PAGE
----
When I began writing the comic version of the gospels, I took a sort of Hippocratic oath to myself- that is: First, do no harm. I wanted to do this book without attacking anyone's faith, and without questioning the spiritual precepts of Christ's identity as set down in the New Testament. As far as Lamb would be concerned, Jesus was who the Bible says he was, so I had to color within those lines. To do otherwise would have been mean-spirited, which is the only thing I feel is off limits for humorous exploration. But all that came later. First I had to decide to tell this story, and it came to me this way
I'm reading a novel called The Master and Margarita, by Mikhail Bulgakov. I come across this section which is the trial of Jesus as told from the point of view of Pontius Pilate, and I find that I'm completely sucked in by the humanity of the characters. And I'm wondering why, after hearing this story all my life, I'm suddenly affected by it, and I realize that it is, indeed, the point of view.
So a couple of months pass, and I'm thinking about the story of Jesus, and PBS Frontline does this series called From Jesus to Christ, by which I am informed that except for one incident in the gospel of Luke, the Bible basically ignores nearly thirty years of Christ's life. And I say, “Hey, someone should write that part.” So I set out trying to learn what I can about Israel in the first century, and all the time I'm thinking, “I need a witness. I need a point of view.” I needed a guy who witnessed the missing years. I needed a guy who didn't view Jesus so much as a savior, but as a person. A guy who was so obnoxious that he was purposely edited out of the New Testament. I needed Christ's best friend — Biff.
Imagine that you're a very average kid, but your best friend happens to be the best athlete in town, the captain of all the teams, the best looking, the most popular, the smartest, and you are basically trying to find your own identity while being eclipsed by your friend's presence. Pretty tough, huh? You'd have to be resilient, you'd have to have a sense of humility, in fact, you really couldn't be a good friend to this guy if you were impressed by his talents. This was the process I went through in creating Levi who is called Biff, the narrator of Lamb.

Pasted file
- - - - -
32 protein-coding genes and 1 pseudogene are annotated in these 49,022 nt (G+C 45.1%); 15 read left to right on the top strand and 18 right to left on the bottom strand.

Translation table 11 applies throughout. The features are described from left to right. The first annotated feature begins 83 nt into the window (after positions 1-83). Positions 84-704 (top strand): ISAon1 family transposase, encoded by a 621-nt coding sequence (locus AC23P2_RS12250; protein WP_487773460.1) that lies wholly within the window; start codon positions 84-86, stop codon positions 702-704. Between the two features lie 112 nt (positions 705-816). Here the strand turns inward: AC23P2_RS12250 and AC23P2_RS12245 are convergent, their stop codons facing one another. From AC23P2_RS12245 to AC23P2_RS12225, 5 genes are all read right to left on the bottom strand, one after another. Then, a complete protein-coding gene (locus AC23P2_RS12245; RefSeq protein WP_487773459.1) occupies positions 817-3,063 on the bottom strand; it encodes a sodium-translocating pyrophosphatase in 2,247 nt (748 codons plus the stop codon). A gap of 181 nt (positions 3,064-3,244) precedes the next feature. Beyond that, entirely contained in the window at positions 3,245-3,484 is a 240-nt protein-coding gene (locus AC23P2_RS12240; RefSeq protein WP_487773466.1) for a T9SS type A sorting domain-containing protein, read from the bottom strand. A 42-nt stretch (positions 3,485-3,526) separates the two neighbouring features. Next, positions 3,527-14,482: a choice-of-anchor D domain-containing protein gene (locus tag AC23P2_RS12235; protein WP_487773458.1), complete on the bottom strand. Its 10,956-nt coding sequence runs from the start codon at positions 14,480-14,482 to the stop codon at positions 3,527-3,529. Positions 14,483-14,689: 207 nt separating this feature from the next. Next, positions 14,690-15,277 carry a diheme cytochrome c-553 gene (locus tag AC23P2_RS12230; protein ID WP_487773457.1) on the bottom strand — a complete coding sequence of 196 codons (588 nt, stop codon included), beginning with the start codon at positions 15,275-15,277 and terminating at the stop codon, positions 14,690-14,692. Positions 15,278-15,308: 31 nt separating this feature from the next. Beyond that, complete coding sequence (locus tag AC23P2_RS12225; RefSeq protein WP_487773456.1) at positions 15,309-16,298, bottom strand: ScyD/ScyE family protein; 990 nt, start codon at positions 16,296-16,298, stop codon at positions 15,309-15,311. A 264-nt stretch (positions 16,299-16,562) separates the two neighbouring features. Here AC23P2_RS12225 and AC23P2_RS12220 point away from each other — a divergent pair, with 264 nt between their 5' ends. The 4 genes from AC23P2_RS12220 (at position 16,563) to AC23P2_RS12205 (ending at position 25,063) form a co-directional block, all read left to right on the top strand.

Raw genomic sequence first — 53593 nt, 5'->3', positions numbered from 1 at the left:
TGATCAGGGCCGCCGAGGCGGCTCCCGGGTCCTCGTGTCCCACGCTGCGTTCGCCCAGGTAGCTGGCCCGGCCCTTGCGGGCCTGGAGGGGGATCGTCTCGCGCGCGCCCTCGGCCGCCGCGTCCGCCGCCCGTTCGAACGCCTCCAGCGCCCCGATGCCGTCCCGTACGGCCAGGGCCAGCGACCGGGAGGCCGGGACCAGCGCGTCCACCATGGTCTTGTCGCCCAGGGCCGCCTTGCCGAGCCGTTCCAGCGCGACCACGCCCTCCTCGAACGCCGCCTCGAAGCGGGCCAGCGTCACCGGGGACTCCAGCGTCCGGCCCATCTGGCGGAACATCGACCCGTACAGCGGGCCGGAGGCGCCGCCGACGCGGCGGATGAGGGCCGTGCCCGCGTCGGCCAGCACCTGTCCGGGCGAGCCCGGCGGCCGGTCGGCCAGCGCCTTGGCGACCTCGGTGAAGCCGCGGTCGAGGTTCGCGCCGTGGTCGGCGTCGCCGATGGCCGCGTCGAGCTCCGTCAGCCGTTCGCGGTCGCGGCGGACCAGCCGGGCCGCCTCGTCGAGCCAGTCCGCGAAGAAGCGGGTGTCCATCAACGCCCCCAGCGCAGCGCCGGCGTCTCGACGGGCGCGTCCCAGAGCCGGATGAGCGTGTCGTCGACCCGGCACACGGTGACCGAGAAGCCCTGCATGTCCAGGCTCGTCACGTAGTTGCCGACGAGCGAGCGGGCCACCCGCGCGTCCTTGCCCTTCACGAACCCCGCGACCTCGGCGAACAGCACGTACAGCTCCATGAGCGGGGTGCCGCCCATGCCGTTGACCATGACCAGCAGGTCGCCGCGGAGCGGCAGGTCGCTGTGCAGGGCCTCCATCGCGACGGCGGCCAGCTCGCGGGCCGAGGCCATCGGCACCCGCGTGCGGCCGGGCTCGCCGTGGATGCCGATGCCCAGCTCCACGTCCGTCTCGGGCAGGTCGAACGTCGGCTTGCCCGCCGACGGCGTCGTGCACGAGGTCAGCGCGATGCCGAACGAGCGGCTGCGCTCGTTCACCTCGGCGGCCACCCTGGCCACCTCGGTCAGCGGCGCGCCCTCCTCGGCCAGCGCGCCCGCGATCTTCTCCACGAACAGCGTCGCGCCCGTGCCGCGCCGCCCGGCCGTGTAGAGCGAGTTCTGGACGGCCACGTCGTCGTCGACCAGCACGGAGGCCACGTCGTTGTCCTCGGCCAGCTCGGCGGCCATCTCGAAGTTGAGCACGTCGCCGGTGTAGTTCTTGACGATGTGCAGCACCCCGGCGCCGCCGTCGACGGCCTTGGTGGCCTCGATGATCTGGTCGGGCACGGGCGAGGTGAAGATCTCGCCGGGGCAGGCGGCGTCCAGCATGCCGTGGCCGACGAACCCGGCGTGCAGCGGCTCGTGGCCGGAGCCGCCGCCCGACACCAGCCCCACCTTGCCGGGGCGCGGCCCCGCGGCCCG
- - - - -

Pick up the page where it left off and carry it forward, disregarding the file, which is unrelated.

Biff is a good guy, he's fiercely loyal to his best pal Joshua bar Joseph (Jesus), he's just not all that impressed. The way he deals with the ego-crush of hanging out with the Son of God is by developing a wicked sense of humor (even to the point of inventing sarcasm). He's the perfect guy to give an ironic spin to the greatest story ever told.
Once I had my narrator, it was all about research, about creating the world of first century Israel as accurately as I could, while exploiting the holes in history so I could tell the tale. The first part of the book takes place in Galilee, putting Biff and Josh in the midst of a very Tom Sawyer-style mystery (and I did model the mystery on that august Twain tome more than a little). The middle section takes the boys to the Orient in search of the three wise men who were present at Joshua's birth. This becomes, essentially, a log of Joshua's search for how to become the man who would save the world. He learns the spiritual disciplines of Taoism, Confucianism, Buddhism, and Hinduism, while his best pal Biff concentrates on chasing girls and learning the finer points of the Kama Sutra from a string of harlots. (I like to think of this section as Josh and Biff's Excellent Adventure) Lamb finishes up with a behind-the-scenes view of Joshua's ministry and the events that transformed a poor kid from Galilee into the most influential human being ever to walk the Earth. (Think Butch and Sundance do Jerusalem.)
For me, Lamb started out as a further exploration of the phenomenon of faith and the responsibility of a messiah that I touched on in Coyote Blue and Island of the Sequined Love Nun, but it ended up being an exploration of the true meaning of sacrifice, loyalty, and friendship.